The White House press briefing room is still limited to 14 reporters, but the White House Correspondents’ Association is working toward adding to those numbers, with a hope of expanding to 50 percent occupancy in the press room over the next several weeks, which would mean roughly 25 reporters at a briefing.

The biggest sign the presidency is inching back to normal is Biden’s travel, which includes an in-person commencement speech and more frequent domestic travel. The president, who had foregone foreign visits in his first months in office, will travel to Europe for his first overseas trip next month to attend a G-7 summit in the United Kingdom and a NATO summit in Belgium.

This week, Biden is scheduled to make two stops in Louisiana — New Orleans and Lake Charles — on Thursday as part of the Getting America Back on Track Tour to sell his $4 trillion in spending plans. It’s his fourth trip in less than a week with previous stops in Georgia, Pennsylvania and Virginia. Since Jan. 20, Biden has made 10 trips total, aside from his regular weekend trips to Delaware or Camp David, the presidential retreat in Maryland.

Last Thursday, to mark his 100th day in office, Biden traveled to Georgia to speak at a rally outside Atlanta. But instead of a traditional campaign event, mask-clad attendees sat in their cars honking their horns. Later this month, though, Biden will attend one of his largest events, an in-person graduation ceremony with hundreds of people. He will deliver the keynote address at the graduation of the U.S. Coast Guard Academy in Connecticut on May 19. Each of the 250 graduates will be allowed two guests, down from the usual six guests. “Fewer guests, masks, social distancing and pooling arrangements for the media are the primary precautions we are taking this year due to Covid-19,” said David Santos, an academy spokesperson.

First lady Jill Biden, Vice President Kamala Harris and her husband, Douglas Emhoff, are also traveling regularly. Jill Biden will be in Utah, Nevada and Colorado this week. Harris flew to Wisconsin Tuesday and to Rhode Island Wednesday. Emhoff visited Pennsylvania Wednesday and will be in Tennessee on Thursday. Still, the events for all four are limited to a select group of guests and members of the media.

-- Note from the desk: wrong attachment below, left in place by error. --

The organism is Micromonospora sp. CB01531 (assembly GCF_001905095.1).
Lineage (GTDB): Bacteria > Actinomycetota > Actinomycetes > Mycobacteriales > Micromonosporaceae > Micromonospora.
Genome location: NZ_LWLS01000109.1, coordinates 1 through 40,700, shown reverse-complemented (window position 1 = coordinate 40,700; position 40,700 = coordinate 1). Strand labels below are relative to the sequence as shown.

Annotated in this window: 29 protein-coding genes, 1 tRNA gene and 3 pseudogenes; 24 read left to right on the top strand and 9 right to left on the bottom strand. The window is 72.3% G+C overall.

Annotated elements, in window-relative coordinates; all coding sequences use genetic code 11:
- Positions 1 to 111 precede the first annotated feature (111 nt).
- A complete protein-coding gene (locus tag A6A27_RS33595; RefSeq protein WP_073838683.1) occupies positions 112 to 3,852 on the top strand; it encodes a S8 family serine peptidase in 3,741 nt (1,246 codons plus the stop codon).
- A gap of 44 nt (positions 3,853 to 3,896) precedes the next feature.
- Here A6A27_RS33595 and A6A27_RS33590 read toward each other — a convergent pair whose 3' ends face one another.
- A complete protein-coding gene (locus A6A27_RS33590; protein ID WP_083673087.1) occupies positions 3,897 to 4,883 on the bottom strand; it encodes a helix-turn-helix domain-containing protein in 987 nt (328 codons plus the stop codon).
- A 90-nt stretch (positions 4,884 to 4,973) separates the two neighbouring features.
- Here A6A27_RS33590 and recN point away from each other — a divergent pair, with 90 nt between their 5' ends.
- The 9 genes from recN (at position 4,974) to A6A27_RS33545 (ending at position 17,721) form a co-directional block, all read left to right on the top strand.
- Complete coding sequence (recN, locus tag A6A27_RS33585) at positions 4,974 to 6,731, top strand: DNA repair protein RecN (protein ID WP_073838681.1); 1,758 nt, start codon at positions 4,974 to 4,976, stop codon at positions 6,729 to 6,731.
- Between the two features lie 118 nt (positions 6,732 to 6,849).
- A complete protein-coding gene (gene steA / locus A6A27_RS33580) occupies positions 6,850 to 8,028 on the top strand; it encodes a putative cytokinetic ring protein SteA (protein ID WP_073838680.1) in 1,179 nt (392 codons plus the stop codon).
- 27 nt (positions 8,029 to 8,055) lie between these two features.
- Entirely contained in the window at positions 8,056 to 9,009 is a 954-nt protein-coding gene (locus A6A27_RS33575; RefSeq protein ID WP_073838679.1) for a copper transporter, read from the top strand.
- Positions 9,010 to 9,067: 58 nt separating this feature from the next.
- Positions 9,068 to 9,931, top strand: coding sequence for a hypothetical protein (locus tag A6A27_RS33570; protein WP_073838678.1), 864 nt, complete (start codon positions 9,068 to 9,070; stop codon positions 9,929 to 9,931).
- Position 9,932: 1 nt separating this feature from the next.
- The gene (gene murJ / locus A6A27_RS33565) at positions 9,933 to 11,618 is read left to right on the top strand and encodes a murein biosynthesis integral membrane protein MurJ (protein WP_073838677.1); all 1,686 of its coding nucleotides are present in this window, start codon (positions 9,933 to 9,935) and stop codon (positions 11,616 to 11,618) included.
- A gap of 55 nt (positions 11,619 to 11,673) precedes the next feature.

Members of Congress, who started visiting the White House the first week of February, have been coming over now with more frequency. In total, the White House has hosted more than 130 lawmakers during the first 100 days of the administration, according to a White House tally. Biden is expected to host a group of Senate Republicans at the White House next week, including West Virginia Sen. Shelley Moore Capito, the top Republican on the Senate Environment and Public Works Committee, to discuss his infrastructure plan.

Amy Dacey, the former CEO of the Democratic National Committee, who is in touch with administration officials, said in-person meetings between White House officials and lawmakers have been different because of vaccination schedules, but also because of the administration’s goals.

“The Biden administration has made it a priority that they want to work with Congress, so yes, some of those meetings are happening,” she said. “It’s important for them, for the work that they do in building these relationships in the early days of the administration, to have those conversations.”

Republicans have politicized Biden’s handling of Covid safety protocols, accusing him, for instance, of not modeling properly by limiting the joint address of Congress to 200 people and continuing to wear a mask outdoors despite being vaccinated.

“We do take some extra precautions for him because he is the president of the United States,” White House senior adviser Anita Dunn said on CNN’s “State of the Union” on Sunday. “But I would say that people should follow the CDC guidelines, and they should take advantage of getting the vaccine, getting fully vaccinated, and taking that mask off, particularly as the weather grows so beautiful and we all want to be outside.”